Originally published in Chapter16.org
It has been five years since I first asked my husband, “Why don’t we just grow our own food?” and we set out to farm our sunless quarter-acre in urban Nashville. After a half-decade of composting, weeding, and watering, I can safely declare the experiment in self-sustainability a success. But not in the way I had hoped.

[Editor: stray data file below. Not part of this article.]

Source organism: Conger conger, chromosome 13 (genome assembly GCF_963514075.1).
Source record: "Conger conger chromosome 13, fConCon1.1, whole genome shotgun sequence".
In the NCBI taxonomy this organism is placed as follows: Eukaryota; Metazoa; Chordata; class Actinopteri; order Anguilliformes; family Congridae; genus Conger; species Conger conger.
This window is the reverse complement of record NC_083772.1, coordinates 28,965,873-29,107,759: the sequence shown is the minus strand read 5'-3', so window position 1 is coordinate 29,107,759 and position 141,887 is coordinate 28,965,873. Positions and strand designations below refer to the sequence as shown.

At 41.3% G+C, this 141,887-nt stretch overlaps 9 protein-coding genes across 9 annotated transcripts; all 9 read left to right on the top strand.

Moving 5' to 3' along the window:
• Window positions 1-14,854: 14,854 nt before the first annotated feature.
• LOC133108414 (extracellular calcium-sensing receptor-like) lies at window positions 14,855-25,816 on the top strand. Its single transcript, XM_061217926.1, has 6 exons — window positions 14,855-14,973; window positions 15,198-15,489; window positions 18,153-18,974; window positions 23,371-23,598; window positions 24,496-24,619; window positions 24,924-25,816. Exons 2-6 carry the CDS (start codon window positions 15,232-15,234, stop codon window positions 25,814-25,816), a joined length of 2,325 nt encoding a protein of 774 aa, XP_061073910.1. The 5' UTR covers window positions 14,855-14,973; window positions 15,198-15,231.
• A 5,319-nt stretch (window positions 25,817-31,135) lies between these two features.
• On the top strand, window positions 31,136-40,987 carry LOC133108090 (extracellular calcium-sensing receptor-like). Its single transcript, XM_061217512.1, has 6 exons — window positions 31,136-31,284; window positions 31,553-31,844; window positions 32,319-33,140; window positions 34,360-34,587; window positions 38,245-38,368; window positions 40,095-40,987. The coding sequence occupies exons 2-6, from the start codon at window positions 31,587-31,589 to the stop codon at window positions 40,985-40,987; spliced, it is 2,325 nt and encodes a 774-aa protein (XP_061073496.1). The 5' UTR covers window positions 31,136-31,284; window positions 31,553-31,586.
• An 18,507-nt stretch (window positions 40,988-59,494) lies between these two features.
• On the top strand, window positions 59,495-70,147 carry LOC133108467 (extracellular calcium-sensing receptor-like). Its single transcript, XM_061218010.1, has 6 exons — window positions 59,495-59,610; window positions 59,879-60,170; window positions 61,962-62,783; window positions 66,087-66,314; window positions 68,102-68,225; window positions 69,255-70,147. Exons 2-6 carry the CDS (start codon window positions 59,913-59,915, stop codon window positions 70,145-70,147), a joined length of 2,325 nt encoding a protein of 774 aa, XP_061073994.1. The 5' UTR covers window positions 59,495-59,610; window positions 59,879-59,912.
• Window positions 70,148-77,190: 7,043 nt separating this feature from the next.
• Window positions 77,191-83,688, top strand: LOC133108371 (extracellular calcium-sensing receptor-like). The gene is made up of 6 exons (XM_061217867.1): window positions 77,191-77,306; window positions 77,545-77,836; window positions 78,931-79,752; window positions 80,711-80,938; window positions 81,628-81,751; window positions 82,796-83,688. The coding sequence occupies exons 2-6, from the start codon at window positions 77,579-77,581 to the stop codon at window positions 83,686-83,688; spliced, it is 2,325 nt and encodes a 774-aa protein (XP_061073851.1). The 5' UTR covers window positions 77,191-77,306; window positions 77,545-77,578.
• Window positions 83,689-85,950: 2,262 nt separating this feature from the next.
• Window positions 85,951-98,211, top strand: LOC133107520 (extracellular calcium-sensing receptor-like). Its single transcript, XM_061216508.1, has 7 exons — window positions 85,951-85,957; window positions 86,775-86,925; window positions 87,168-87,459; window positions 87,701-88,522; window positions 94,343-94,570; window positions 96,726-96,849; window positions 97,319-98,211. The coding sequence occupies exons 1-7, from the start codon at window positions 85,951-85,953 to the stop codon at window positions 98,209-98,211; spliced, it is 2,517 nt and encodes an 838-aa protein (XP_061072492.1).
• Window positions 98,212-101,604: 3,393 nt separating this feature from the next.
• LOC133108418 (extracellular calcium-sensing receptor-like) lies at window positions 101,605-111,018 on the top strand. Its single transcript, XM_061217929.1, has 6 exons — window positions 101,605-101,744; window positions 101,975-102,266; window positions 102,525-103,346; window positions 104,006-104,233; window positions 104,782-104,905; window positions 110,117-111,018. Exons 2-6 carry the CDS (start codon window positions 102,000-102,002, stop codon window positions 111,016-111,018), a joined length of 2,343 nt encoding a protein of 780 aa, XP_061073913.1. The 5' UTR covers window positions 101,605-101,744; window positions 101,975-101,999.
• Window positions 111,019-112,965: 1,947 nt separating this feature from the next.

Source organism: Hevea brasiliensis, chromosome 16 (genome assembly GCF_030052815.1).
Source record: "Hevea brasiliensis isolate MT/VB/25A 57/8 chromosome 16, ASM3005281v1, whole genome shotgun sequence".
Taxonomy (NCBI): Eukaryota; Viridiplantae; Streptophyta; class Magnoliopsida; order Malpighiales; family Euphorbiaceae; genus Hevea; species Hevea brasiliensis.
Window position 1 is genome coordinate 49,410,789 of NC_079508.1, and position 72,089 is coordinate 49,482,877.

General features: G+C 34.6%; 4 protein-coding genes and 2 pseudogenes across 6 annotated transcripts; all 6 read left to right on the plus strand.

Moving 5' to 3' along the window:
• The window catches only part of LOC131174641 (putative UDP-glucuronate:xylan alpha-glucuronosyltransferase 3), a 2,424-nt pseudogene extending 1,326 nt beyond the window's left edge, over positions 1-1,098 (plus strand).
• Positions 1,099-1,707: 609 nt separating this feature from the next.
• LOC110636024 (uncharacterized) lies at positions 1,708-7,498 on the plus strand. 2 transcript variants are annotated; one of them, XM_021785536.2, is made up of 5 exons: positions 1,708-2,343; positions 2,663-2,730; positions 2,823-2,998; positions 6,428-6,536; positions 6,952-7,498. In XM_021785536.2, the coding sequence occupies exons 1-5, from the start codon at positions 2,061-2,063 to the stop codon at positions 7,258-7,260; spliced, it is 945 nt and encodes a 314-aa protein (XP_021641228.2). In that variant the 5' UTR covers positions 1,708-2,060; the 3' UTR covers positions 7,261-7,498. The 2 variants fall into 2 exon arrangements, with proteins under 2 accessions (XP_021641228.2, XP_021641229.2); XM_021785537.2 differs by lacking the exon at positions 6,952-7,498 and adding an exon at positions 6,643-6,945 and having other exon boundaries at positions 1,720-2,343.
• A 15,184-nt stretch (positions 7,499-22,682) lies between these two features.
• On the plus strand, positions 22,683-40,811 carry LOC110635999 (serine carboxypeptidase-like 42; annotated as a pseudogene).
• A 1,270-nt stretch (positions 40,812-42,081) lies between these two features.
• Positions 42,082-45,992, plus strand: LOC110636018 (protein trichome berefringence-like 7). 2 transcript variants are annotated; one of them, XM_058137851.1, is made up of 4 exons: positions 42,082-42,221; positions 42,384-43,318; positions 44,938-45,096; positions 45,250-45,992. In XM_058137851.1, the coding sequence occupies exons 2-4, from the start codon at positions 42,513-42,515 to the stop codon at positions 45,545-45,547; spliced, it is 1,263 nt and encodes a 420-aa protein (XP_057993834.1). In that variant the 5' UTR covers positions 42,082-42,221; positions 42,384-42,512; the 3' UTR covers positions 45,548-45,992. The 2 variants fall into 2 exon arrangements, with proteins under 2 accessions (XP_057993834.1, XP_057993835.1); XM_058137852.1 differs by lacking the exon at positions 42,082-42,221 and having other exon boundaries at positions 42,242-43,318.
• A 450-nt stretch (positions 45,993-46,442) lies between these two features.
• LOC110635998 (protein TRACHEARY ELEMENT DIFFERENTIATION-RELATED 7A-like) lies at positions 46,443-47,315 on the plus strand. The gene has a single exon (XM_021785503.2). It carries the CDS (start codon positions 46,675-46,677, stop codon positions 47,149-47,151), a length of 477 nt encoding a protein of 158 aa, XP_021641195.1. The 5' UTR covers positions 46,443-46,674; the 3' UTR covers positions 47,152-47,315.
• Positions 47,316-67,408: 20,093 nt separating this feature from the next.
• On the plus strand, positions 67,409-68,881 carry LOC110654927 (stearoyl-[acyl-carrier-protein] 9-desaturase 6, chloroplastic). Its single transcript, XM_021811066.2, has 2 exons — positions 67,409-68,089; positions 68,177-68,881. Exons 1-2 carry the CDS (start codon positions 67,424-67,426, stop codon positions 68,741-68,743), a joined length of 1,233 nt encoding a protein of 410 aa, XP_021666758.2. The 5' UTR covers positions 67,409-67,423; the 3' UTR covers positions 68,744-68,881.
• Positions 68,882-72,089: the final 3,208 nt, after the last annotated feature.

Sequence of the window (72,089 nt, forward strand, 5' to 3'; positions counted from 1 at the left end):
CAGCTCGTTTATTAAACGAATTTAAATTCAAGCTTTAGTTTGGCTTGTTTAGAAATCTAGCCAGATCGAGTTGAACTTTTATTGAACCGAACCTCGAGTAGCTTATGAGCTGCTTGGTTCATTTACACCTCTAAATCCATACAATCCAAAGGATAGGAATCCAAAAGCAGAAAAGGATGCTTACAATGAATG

If measured on a scale—not from one to ten, but an actual scale—the fruits of my labor could be tallied in ounces, not pounds. There was that handful of blueberries we harvested one year. And that sublime ear of corn the next. There has been the occasional arugula salad and the intermittent tomato, but for the most part there has been drought, excessive shade, blight, rot, and cussing. Thank God for mint, which perennially pushes through parched soil and into iced bourbon with enough fortitude to make us forget our farming heartache, at least for a cocktail hour or two. The full story